Darvish's first win at Wrigley is a scoreless gem

Bryant, Russell homer behind right-hander's 2-hit effort

July 17th, 2019

CHICAGO -- There was a baseball sitting atop a shelf in Yu Darvish's locker on Wednesday, secured in a plastic case with a yellow note on the side citing its significance. The ball commemorated Darvish's first win at Wrigley Field in his career, but most importantly achieved while wearing a Cubs uniform.

"I will give it to my wife," Darvish said. "Maybe."

He considered that scenario in his mind and then smirked.

"Maybe she doesn't want it," he joked.

In the wake of a 5-2 win over the Reds, Darvish was able to laugh, because the streak was over. Finally, following 14 winless starts in the Cubs' 105-year-old ballpark over parts of two seasons, following that $126 million contract and all the expectations that came packaged with the six-year pact, Darvish was credited with a win in front of the home crowd. And he earned it with six overpowering shutout innings.

The win as a statistic has lost the weight it once carried for evaluating and understanding a pitcher's abilities on the mound. Still, there is a column reserved for that number on baseball's leaderboards and it remains part of the fabric of the game.

And earning a "W" at the Friendly Confines mattered to Darvish. It mattered a lot.

"It's amazing," Darvish said. "First win at Wrigley. I was always looking for that."

Prior to his performance against Cincinnati, there had been 23 Cubs pitchers to pick up a win at Wrigley Field dating back to the start of the 2018 campaign. The list runs from Adbert Alzolay to Rob Zastryzny, with Jon Lester leading the charge with 13 victories over that time period.

Darvish entered the afternoon 0-6 with a 5.42 ERA in his career at the Cubs' home park, and had gone 0-3 with a 5.53 ERA in 10 starts at Wrigley this season. The right-hander had not picked up a win anywhere since April 27 in Arizona, rattling off 12 no-decisions in the next 13 starts. That included tying an MLB record with 10 consecutive no-decisions (excluding openers).

Darvish convinced the Cubs to hand him the ball in the second-half opener on Friday, and he responded with six shutout innings at home against the Pirates. Chicago won that one, but the runs poured in after Darvish's departure. That outing was, however, a bit of foreshadowing for what the Reds had in store.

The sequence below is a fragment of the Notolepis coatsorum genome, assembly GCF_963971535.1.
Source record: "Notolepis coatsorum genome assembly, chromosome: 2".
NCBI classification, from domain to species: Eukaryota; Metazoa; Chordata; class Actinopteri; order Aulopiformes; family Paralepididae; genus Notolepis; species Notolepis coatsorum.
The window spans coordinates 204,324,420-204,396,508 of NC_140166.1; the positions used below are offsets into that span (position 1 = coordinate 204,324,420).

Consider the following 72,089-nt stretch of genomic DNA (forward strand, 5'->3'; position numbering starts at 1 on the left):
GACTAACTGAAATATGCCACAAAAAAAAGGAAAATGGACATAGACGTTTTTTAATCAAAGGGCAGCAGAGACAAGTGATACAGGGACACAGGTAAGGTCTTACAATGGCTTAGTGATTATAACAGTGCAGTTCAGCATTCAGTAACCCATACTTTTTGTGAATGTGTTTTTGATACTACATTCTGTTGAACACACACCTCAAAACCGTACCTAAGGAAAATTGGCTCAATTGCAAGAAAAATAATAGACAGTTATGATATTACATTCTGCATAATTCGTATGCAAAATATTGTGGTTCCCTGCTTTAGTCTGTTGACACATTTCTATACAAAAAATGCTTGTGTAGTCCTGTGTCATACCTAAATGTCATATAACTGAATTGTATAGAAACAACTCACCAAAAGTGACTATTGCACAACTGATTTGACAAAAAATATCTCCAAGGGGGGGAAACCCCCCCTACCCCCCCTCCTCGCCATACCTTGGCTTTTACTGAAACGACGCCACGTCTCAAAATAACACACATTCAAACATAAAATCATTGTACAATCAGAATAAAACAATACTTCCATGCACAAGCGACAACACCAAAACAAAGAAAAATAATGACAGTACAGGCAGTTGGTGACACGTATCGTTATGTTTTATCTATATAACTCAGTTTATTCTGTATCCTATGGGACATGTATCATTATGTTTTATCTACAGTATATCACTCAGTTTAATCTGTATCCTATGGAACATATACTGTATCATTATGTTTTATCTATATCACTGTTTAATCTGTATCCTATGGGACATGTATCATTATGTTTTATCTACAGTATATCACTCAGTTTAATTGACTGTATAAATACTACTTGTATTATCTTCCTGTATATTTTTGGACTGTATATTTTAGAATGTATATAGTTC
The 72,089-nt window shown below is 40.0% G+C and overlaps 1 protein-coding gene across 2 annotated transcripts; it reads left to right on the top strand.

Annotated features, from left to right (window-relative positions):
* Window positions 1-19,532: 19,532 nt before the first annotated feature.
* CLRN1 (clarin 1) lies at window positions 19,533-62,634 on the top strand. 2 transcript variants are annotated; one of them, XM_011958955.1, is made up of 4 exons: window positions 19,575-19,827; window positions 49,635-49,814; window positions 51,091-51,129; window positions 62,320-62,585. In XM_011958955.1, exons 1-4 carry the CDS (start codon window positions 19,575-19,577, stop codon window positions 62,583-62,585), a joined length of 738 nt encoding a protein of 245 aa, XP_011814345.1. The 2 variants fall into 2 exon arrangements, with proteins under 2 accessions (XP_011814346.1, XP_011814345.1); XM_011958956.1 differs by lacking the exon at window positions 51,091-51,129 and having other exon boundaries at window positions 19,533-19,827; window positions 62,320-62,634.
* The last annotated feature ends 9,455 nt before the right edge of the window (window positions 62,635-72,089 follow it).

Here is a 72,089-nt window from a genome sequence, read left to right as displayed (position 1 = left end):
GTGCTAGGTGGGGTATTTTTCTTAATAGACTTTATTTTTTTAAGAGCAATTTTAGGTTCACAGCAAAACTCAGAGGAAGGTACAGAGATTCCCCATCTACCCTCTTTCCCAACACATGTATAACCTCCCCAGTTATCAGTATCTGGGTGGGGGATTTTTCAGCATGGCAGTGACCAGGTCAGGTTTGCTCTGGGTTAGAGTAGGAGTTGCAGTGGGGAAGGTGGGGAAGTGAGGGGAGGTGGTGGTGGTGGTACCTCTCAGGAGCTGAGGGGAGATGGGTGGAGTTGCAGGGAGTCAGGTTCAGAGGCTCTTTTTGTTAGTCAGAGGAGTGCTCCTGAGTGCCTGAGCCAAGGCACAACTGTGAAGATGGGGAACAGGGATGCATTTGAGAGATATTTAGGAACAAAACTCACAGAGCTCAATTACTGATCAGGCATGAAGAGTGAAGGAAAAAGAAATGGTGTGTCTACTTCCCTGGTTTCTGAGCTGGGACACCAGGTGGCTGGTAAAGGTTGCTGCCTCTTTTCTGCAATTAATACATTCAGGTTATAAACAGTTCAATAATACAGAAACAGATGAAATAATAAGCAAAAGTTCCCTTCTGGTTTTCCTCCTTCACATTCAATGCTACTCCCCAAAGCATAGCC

"I don't think he's out there wondering what to do next," Cubs manager Joe Maddon said of Darvish's recent outings. "I think he's calculating what to do next."

In his performance against Pittsburgh, Darvish mixed things up, leaning on seven different pitches in an impressive showing. The righty narrowed things down to a four-pitch arsenal on Wednesday -- four-seamer, two-seamer, cutter and slider -- and kept cruising. Darvish specifically leaned on his four-seam fastball, firing it 41 times and maxing out at 98.3 mph.

And Darvish was demonstrative on the mound, too.

Following a 98-mph fastball that blazed by Yasiel Puig's bat to end the sixth inning, Darvish turned on the hill, pumped his fist twice and let out a shout. That show of emotion provided the exclamation point on an afternoon that featured seven strikeouts, no walks and only two scattered hits from the Cubs right-hander.

Darvish carried a no-hitter into the fifth and out-dueled Sonny Gray, whose only setbacks were a pair of solo home runs to Kris Bryant and Addison Russell.

"He's more of an animal on the mound," Cubs first baseman Anthony Rizzo said of Darvish. "The grunting there in the sixth, reaching back when he needs it, being smart -- he's got confidence in his fastball. It's fun to play behind."

That -- confidence -- was the buzzword used not only by Rizzo, but also by Maddon and Darvish.

"The more confident he is, the better off we are," Rizzo said.

The Cubs are currently without lefty Cole Hamels (on the 10-day injured list with a left oblique injury) and got righty Kyle Hendricks recently back from an arm issue. Getting Darvish into a dominant mode would be huge for a Chicago club that is trying to stay atop the National League Central and separate from the pack.

Darvish has done well since the All-Star break, amassing 15 strikeouts against one walk in 12 shutout innings.

Maddon said he has never seen Darvish this confident in his fastball command. The pitcher noted that he has made some adjustments to improve against left-handed batters. All the ups and downs with the righty's wide-ranging repertoire have seemingly culminated in these past two brilliant showings.

"I don't need anything right now," Darvish said. "It's perfect, everything."

That includes that new memento in his locker.